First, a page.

News & Events

National Day of Sorrow and Promise.

Members of the Sisters of Mercy Parramatta, our Staff and Partners in Ministry, gathered at our Congregation Centre on Sunday December 2nd, to participate in the National Day of Sorrow and Promise which has emerged through Catholic Religious Australia to acknowledge survivors of abuse within the Catholic Church and all those who have been hurt by that abuse. 

The liturgy, which included the testimony of survivors and their family members, acknowledged the tragedy of Institutional child sexual abuse, its devastating and life long effects on survivors and their family and friends, and was underpinned by a promise to ensure such crimes can never happen again, and that the safety of all children and vulnerable adults under the care of the Catholic Church, Catholic Religious Congregations and out ministries, is ensured.

The Liturgy concluded with the following Statement of Promise, made by all Sisters of Mercy who were present or who participated in smaller gatherings in local communities:

As Catholic Religious of Australia, we are stirred by sorrow for the failings of the past. We encounter the depth of pain endured within our midst.
WE promise to listen to and support those who have been harmed by abuse
WE promise to act to prevent abuse, respond with compassion and justice and put the protection of children and the vulnerable at the heart of all our ministries
WE promise to support all those walking courageously with the abused and those working fearlessly for the prevention of abuse
WE promise to work tirelessly and humbly to build a culture in our Church which is loving and answerable to the wider community
WE promise to partner with those who have been abused, with governments, civil agencies and society at large to continue to learn and work towards a safer, more respectful and accountable Church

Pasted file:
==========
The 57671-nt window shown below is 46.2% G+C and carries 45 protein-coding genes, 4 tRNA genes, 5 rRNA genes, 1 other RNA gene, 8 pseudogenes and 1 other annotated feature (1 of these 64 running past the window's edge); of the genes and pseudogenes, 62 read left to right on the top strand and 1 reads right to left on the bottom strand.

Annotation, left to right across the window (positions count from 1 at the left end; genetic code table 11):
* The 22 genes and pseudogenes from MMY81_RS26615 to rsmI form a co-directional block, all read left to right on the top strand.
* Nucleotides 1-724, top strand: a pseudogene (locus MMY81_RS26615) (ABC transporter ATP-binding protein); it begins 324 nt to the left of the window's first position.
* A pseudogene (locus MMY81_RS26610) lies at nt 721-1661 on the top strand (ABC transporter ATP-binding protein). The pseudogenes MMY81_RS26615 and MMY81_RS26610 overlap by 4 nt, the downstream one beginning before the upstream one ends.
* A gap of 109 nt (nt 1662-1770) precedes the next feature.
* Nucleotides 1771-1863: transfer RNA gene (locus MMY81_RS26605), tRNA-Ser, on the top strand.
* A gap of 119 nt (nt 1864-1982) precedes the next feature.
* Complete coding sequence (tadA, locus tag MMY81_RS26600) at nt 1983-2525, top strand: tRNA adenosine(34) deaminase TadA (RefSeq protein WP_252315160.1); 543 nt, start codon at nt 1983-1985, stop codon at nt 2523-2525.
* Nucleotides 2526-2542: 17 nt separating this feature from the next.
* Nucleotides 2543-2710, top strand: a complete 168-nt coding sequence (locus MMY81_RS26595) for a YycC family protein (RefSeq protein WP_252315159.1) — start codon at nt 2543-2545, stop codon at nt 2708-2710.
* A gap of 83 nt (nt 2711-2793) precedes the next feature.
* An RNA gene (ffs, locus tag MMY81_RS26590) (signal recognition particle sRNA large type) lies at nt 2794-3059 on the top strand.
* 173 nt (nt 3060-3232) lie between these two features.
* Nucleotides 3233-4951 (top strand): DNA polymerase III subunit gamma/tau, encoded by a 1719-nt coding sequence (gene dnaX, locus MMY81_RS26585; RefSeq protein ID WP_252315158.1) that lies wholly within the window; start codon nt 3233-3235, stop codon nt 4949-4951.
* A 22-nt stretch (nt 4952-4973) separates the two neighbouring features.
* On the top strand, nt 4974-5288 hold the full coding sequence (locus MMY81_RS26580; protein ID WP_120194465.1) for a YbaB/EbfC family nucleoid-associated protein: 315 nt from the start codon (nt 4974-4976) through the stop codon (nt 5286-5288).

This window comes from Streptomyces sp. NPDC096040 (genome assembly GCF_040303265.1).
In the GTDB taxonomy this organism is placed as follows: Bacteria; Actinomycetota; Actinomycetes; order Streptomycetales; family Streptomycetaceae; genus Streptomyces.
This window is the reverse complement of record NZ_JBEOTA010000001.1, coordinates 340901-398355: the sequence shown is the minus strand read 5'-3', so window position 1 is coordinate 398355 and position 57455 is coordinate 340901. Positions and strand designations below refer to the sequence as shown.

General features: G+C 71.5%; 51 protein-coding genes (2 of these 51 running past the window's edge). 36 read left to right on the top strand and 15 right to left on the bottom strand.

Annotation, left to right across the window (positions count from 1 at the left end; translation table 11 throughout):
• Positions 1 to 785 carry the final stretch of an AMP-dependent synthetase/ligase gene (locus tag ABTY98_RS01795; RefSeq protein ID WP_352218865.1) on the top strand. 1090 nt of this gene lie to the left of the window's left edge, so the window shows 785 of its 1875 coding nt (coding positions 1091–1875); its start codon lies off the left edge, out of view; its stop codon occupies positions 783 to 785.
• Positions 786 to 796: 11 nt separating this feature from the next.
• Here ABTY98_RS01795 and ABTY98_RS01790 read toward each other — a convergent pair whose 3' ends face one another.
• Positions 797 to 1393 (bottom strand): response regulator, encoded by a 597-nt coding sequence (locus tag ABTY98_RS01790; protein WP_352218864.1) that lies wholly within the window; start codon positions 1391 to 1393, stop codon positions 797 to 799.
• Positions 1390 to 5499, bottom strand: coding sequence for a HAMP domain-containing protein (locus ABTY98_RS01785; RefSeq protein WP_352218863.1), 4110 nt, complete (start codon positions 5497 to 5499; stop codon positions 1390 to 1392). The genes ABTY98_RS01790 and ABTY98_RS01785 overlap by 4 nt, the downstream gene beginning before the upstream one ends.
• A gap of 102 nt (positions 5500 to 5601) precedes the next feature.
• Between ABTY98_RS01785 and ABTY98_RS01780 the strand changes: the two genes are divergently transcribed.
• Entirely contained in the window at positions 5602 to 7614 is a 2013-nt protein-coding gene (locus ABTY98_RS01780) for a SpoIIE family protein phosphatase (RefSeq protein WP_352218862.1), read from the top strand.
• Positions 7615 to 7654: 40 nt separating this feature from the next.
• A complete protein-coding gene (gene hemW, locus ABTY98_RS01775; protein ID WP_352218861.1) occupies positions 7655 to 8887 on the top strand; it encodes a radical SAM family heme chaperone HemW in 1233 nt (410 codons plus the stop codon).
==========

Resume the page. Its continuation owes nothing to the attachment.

WE promise to be people of action, to embed prevention and safeguarding practices and governance reforms throughout our Church
WE promise to remember and to be forever changed

2 December 2018

Statements by the Leaders of many Religious Congregations can be found here

2018-2019 Social Justice Statement Released

We will open our hearts to the cries of the poor using our energies, gifts and resources to address violence and discrimination especially for women and children, Aboriginal and Torres Strait Islander Peoples, displaced persons, minority groups, the homeless... (Chapter Statement)

In Australia, the last Sunday in September is 'Social Justice Sunday'. Each year on this day the Bishops issue a major statement of focus for the coming year. The 2018-2019 Social Justice Statement is titled: ‘A Place to Call Home: Making a home for everyone in our land'. 

The Bishops consider the extent of our housing crisis and Australia’s falling rates of home ownership. They focus especially on those in our society who are most vulnerable to housing insecurity and homelessness. We are reminded that safe and secure housing is a human right, asserted both by the Church’s social teaching and by the Declaration of Human Rights.